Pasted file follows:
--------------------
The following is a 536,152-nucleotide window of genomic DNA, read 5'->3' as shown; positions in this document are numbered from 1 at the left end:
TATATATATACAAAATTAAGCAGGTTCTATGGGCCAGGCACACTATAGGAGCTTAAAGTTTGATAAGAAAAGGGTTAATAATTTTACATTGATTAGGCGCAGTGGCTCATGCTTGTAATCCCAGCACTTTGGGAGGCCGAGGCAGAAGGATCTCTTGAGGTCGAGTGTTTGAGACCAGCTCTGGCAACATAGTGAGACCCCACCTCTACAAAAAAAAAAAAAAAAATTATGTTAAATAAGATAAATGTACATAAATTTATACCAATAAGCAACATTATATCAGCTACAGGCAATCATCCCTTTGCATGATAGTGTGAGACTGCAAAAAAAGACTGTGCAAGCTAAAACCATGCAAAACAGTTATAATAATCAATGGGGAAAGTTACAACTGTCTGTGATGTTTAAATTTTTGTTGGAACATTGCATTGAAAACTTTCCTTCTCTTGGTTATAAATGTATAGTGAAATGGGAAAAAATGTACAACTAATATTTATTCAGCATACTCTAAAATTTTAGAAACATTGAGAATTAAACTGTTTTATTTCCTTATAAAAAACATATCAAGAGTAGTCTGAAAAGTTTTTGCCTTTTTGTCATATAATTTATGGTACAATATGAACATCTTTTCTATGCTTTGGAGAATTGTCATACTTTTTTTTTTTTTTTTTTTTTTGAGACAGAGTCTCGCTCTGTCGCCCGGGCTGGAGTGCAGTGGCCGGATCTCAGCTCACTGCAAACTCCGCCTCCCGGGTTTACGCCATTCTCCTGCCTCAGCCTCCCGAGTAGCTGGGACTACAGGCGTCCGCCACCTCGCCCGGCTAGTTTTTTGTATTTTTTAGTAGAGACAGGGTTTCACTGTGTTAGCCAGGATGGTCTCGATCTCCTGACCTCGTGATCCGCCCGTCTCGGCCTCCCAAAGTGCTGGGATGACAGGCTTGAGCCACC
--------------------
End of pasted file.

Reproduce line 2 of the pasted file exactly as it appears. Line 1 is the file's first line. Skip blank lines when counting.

TATATATATACAAAATTAAGCAGGTTCTATGGGCCAGGCACACTATAGGAGCTTAAAGTTTGATAAGAAAAGGGTTAATAATTTTACATTGATTAGGCGCAGTGGCTCATGCTTGTAATCCCAGCACTTTGGGAGGCCGAGGCAGAAGGATCTCTTGAGGTCGAGTGTTTGAGACCAGCTCTGGCAACATAGTGAGACCCCACCTCTACAAAAAAAAAAAAAAAAATTATGTTAAATAAGATAAATGTACATAAATTTATACCAATAAGCAACATTATATCAGCTACAGGCAATCATCCCTTTGCATGATAGTGTGAGACTGCAAAAAAAGACTGTGCAAGCTAAAACCATGCAAAACAGTTATAATAATCAATGGGGAAAGTTACAACTGTCTGTGATGTTTAAATTTTTGTTGGAACATTGCATTGAAAACTTTCCTTCTCTTGGTTATAAATGTATAGTGAAATGGGAAAAAATGTACAACTAATATTTATTCAGCATACTCTAAAATTTTAGAAACATTGAGAATTAAACTGTTTTATTTCCTTATAAAAAACATATCAAGAGTAGTCTGAAAAGTTTTTGCCTTTTTGTCATATAATTTATGGTACAATATGAACATCTTTTCTATGCTTTGGAGAATTGTCATACTTTTTTTTTTTTTTTTTTTTTTGAGACAGAGTCTCGCTCTGTCGCCCGGGCTGGAGTGCAGTGGCCGGATCTCAGCTCACTGCAAACTCCGCCTCCCGGGTTTACGCCATTCTCCTGCCTCAGCCTCCCGAGTAGCTGGGACTACAGGCGTCCGCCACCTCGCCCGGCTAGTTTTTTGTATTTTTTAGTAGAGACAGGGTTTCACTGTGTTAGCCAGGATGGTCTCGATCTCCTGACCTCGTGATCCGCCCGTCTCGGCCTCCCAAAGTGCTGGGATGACAGGCTTGAGCCACC